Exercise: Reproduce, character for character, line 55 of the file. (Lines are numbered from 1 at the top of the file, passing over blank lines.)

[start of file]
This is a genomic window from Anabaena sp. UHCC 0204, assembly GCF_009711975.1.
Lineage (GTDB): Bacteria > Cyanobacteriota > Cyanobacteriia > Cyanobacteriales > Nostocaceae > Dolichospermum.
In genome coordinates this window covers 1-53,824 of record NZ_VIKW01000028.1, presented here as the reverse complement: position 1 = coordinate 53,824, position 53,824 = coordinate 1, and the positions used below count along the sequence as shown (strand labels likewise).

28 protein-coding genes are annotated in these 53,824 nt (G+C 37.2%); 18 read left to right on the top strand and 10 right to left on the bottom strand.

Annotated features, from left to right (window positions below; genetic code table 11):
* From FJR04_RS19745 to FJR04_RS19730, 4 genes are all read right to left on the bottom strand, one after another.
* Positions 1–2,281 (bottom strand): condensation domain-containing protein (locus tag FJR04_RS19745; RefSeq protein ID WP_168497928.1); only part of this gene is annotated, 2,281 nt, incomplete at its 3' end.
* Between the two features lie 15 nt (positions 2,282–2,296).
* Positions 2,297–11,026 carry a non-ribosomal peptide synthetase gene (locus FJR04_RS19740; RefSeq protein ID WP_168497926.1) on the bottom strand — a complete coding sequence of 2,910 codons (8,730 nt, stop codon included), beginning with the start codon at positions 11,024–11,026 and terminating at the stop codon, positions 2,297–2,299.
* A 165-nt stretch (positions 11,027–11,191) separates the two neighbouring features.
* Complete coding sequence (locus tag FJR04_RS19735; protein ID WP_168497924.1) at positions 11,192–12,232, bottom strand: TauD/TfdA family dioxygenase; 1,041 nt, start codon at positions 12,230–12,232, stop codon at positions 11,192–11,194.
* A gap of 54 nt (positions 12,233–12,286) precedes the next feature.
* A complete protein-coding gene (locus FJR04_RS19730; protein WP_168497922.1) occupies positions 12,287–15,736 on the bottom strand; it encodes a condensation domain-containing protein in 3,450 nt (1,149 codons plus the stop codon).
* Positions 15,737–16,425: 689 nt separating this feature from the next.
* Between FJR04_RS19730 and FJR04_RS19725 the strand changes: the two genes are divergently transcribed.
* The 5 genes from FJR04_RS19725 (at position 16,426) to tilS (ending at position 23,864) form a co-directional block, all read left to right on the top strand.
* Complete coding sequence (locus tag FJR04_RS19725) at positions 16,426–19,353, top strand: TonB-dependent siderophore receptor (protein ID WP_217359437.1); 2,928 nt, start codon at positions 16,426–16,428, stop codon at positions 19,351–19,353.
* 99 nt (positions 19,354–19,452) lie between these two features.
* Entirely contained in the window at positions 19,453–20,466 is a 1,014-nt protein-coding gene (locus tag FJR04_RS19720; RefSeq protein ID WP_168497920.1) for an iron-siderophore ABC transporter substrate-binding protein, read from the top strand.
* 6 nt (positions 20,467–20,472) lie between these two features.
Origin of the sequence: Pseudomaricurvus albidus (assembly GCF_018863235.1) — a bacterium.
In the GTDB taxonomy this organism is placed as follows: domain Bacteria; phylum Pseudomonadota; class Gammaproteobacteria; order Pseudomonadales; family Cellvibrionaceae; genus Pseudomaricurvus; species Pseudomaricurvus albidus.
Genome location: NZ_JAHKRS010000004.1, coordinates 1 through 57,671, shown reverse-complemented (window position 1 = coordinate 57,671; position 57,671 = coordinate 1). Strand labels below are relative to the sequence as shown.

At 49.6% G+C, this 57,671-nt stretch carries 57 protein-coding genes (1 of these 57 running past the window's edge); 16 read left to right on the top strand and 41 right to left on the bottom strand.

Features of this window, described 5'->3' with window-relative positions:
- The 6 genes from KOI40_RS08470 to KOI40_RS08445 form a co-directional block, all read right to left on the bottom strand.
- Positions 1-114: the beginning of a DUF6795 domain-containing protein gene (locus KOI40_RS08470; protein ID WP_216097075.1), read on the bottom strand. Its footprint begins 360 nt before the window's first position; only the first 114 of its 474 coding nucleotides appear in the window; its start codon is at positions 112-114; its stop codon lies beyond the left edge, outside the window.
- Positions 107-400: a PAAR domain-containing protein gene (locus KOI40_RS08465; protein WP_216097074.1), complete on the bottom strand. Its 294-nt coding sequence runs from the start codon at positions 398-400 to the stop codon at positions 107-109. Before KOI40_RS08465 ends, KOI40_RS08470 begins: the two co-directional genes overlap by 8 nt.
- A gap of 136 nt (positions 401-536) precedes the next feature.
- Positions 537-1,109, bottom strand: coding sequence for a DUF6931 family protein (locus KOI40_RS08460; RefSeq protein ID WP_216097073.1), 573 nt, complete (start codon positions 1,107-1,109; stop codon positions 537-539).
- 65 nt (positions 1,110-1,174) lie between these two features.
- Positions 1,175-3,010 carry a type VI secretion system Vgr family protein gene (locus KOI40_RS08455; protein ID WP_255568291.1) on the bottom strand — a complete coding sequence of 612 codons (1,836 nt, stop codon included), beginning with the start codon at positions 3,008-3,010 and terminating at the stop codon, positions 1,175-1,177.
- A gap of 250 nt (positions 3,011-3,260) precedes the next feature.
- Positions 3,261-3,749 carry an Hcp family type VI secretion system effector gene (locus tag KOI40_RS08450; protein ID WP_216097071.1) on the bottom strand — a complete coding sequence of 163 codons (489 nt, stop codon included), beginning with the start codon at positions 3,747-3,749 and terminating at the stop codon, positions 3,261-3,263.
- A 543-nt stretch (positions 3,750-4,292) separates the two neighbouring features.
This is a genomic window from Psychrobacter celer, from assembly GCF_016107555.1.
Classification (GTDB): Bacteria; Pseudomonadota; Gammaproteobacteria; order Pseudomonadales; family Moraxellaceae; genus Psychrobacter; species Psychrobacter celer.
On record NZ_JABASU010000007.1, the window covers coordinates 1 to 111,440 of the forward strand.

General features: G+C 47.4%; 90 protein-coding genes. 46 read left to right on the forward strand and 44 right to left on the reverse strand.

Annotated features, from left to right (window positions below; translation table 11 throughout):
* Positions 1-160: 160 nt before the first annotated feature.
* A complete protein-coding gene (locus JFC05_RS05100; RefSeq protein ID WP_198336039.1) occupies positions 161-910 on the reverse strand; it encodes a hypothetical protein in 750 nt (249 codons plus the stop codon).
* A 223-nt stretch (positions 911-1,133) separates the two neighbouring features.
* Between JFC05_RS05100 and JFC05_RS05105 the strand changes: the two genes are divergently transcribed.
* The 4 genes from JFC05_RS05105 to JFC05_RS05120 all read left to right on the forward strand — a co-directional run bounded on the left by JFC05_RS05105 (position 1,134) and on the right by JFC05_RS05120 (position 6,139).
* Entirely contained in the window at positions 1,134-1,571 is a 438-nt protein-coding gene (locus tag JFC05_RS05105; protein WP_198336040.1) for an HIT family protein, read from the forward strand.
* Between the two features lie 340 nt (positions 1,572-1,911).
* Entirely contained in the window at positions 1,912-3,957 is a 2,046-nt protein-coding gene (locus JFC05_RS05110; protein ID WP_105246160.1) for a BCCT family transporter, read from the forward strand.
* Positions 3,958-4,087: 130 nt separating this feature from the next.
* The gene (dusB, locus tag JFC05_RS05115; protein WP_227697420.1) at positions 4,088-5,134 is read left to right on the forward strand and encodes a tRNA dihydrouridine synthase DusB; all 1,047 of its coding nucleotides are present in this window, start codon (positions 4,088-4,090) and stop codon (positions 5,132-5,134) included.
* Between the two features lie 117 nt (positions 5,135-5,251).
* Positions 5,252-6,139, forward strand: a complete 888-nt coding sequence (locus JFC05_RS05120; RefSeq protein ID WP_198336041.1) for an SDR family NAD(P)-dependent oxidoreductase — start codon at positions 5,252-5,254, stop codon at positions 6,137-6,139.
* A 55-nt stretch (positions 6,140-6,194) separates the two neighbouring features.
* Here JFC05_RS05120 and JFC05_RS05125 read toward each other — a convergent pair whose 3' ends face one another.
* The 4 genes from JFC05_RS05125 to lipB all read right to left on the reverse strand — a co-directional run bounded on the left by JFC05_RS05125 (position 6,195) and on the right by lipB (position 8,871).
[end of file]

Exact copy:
* The 4 genes from JFC05_RS05125 to lipB all read right to left on the reverse strand — a co-directional run bounded on the left by JFC05_RS05125 (position 6,195) and on the right by lipB (position 8,871).